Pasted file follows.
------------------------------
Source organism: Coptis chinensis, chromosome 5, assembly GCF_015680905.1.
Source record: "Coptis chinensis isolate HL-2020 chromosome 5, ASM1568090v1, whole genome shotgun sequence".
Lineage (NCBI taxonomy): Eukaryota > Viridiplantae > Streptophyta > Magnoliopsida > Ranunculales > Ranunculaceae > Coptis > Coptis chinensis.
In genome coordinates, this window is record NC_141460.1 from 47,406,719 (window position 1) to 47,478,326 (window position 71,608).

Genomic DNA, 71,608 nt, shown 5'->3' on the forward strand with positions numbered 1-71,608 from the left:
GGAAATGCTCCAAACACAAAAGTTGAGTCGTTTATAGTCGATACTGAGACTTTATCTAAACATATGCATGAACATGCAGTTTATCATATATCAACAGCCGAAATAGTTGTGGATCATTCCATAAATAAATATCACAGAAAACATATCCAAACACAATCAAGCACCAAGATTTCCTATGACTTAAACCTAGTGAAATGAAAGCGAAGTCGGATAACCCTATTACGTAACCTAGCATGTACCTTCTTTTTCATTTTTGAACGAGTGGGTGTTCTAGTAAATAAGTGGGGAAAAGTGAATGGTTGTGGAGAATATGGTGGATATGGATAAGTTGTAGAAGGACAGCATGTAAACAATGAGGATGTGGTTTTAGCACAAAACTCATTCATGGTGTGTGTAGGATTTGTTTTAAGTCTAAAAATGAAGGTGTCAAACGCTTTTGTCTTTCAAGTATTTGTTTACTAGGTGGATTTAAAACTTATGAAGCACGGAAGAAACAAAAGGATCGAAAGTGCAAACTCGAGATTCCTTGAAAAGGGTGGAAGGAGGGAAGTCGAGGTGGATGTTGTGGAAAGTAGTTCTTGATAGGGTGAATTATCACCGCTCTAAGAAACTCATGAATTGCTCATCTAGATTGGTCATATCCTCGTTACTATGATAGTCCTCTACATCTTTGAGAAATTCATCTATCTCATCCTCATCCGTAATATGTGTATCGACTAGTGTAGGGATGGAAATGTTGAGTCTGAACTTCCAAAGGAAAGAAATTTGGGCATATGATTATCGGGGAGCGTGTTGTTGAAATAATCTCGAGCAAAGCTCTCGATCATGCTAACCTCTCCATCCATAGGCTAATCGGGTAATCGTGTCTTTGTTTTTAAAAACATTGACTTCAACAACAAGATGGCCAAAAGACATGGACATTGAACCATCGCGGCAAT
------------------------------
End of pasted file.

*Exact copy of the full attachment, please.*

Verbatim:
Source organism: Coptis chinensis, chromosome 5, assembly GCF_015680905.1.
Source record: "Coptis chinensis isolate HL-2020 chromosome 5, ASM1568090v1, whole genome shotgun sequence".
Lineage (NCBI taxonomy): Eukaryota > Viridiplantae > Streptophyta > Magnoliopsida > Ranunculales > Ranunculaceae > Coptis > Coptis chinensis.
In genome coordinates, this window is record NC_141460.1 from 47,406,719 (window position 1) to 47,478,326 (window position 71,608).

Genomic DNA, 71,608 nt, shown 5'->3' on the forward strand with positions numbered 1-71,608 from the left:
GGAAATGCTCCAAACACAAAAGTTGAGTCGTTTATAGTCGATACTGAGACTTTATCTAAACATATGCATGAACATGCAGTTTATCATATATCAACAGCCGAAATAGTTGTGGATCATTCCATAAATAAATATCACAGAAAACATATCCAAACACAATCAAGCACCAAGATTTCCTATGACTTAAACCTAGTGAAATGAAAGCGAAGTCGGATAACCCTATTACGTAACCTAGCATGTACCTTCTTTTTCATTTTTGAACGAGTGGGTGTTCTAGTAAATAAGTGGGGAAAAGTGAATGGTTGTGGAGAATATGGTGGATATGGATAAGTTGTAGAAGGACAGCATGTAAACAATGAGGATGTGGTTTTAGCACAAAACTCATTCATGGTGTGTGTAGGATTTGTTTTAAGTCTAAAAATGAAGGTGTCAAACGCTTTTGTCTTTCAAGTATTTGTTTACTAGGTGGATTTAAAACTTATGAAGCACGGAAGAAACAAAAGGATCGAAAGTGCAAACTCGAGATTCCTTGAAAAGGGTGGAAGGAGGGAAGTCGAGGTGGATGTTGTGGAAAGTAGTTCTTGATAGGGTGAATTATCACCGCTCTAAGAAACTCATGAATTGCTCATCTAGATTGGTCATATCCTCGTTACTATGATAGTCCTCTACATCTTTGAGAAATTCATCTATCTCATCCTCATCCGTAATATGTGTATCGACTAGTGTAGGGATGGAAATGTTGAGTCTGAACTTCCAAAGGAAAGAAATTTGGGCATATGATTATCGGGGAGCGTGTTGTTGAAATAATCTCGAGCAAAGCTCTCGATCATGCTAACCTCTCCATCCATAGGCTAATCGGGTAATCGTGTCTTTGTTTTTAAAAACATTGACTTCAACAACAAGATGGCCAAAAGACATGGACATTGAACCATCGCGGCAAT